Some examples I've seen played, in older versions of D&D, but that makes little difference to this:
Hoyou the Barbarian: Intelligence 3, Wisdom 17. He was horribly inarticulate, and could neither make nor follow plans, but he never did anything that was obviously stupid, either. He didn't really think, but he had superb instincts. I don't think we ever learned his real name, if he actually knew it, "Hoyou" was just a worn-down version of "Hey, you?"
Fay was a magic-user, and a knowledgeable one, with Intelligence 18, and, sadly, Wisdom 3. You could talk her into trying anything, since she had no judgement at all, and would fall for any vaguely plausible scheme.
"Hi, there, my name's Richard Head, but you can call me Dick!" He was a priest of a god of stupidity. He had about Intelligence 6-7, and Wisdom maybe 9. He was very articulate, even glib, but you soon learned that what he said made very little sense and wasn't worth paying attention to.
The Town Giant - a town giant is what you get when hill giants have been working as muscle and bouncers in a town for a few generations, and getting bashed on the head regularly. He was another follower of the god of stupidity. He didn't talk much, but you still had to keep an eye on him. He valued things strictly according to their direct usefulness to him, or the amount of beer you'd get if you offered them directly to a bartender. His escapades included using a Crystal Ball as a throwing rock, because it could hit monsters that you needed magic to harm (nobody was brave enough to take it from him, until a wizard used Charm Monster and swapped it for a +2 boulder), and eating a dead PC that he'd been told to carry back to town.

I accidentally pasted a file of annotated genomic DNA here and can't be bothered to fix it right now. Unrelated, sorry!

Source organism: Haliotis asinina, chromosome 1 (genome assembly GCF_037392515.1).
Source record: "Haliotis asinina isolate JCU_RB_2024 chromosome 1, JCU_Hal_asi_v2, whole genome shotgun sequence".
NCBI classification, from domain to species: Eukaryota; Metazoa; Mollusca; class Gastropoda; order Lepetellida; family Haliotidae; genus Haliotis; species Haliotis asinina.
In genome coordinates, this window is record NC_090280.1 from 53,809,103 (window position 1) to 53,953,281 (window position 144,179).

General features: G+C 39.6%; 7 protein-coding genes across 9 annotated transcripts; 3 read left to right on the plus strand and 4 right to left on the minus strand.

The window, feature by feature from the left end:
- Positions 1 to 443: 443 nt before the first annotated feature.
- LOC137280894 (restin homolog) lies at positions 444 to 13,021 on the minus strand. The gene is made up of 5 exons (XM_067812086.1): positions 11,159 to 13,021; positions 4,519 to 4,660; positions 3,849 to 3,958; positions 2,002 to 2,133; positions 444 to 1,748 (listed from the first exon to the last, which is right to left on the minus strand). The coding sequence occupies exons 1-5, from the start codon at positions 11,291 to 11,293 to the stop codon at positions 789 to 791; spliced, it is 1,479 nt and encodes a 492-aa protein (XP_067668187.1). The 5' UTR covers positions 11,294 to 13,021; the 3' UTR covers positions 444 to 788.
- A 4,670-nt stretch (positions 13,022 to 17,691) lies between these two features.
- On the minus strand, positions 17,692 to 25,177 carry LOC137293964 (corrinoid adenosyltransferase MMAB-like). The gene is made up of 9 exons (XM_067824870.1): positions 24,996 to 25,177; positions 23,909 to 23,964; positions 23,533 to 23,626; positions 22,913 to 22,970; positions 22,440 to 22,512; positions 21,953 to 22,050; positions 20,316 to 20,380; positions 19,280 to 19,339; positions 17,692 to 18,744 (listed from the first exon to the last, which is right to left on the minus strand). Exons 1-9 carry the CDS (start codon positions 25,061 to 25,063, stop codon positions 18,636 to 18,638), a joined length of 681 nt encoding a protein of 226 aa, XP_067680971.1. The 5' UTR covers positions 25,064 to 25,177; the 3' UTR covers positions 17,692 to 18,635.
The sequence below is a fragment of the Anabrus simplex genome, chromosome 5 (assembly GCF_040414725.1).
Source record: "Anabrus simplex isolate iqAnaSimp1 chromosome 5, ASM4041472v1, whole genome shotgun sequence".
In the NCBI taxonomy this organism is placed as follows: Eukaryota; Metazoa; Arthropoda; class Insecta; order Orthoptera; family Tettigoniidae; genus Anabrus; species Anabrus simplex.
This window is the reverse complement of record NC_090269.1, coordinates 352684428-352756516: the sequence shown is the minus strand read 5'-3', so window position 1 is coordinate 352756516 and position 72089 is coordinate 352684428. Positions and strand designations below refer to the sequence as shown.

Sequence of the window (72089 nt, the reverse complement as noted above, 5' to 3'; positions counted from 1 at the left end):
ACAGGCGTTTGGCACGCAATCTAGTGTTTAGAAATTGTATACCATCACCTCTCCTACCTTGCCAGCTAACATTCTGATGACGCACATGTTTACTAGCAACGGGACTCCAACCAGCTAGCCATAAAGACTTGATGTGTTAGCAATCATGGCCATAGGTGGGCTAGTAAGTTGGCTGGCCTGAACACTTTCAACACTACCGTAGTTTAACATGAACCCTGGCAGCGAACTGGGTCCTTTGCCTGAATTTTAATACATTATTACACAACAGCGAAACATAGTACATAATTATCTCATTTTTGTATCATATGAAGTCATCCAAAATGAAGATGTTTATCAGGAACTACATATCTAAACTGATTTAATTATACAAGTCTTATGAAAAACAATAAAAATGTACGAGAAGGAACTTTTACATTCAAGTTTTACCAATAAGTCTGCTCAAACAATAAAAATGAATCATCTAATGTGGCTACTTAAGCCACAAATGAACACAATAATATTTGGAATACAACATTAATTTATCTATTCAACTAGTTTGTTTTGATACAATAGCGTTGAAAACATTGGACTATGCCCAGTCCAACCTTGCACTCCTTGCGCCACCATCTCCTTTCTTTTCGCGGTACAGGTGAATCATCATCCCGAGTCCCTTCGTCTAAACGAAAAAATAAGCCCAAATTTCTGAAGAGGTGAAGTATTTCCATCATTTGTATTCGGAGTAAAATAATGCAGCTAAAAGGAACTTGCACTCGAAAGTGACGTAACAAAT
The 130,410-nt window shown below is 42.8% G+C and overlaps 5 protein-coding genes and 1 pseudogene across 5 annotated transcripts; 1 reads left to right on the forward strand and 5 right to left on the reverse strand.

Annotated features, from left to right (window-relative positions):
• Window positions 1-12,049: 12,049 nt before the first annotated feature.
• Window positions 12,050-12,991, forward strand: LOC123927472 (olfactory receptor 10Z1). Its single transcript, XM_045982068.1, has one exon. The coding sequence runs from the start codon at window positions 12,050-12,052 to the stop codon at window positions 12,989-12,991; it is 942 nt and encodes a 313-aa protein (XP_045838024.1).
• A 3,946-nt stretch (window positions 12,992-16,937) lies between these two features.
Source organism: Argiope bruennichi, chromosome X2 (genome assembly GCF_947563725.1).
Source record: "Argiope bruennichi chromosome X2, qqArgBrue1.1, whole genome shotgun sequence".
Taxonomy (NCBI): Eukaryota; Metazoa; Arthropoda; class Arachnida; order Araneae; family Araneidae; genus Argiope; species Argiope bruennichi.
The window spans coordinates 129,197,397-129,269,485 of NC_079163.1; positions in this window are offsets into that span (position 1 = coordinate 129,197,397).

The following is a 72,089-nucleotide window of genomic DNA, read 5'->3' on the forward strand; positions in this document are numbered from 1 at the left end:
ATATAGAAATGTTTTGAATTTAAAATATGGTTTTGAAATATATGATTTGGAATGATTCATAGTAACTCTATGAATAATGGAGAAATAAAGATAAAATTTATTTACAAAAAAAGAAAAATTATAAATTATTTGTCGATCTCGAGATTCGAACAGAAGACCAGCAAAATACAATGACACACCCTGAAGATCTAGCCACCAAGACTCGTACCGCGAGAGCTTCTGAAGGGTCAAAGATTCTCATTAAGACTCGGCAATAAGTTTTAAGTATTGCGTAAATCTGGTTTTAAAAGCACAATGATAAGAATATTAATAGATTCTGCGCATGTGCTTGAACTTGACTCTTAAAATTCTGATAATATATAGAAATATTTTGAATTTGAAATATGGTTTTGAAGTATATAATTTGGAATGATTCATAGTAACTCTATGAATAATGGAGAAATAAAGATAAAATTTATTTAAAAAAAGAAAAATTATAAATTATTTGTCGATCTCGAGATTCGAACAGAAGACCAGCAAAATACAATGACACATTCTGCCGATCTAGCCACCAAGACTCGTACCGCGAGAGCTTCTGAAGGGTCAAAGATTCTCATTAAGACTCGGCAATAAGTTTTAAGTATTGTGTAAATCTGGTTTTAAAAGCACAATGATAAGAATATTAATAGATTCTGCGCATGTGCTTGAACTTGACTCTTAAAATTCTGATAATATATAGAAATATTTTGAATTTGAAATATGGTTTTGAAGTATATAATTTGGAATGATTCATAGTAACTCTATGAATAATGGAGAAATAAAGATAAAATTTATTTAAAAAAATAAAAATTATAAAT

The point of these is that stats are only a starting point for forming a character's personality. The personality needs to be compatible with the stats, but that is the only restriction, and there's a lot of scope for interpreting the stats.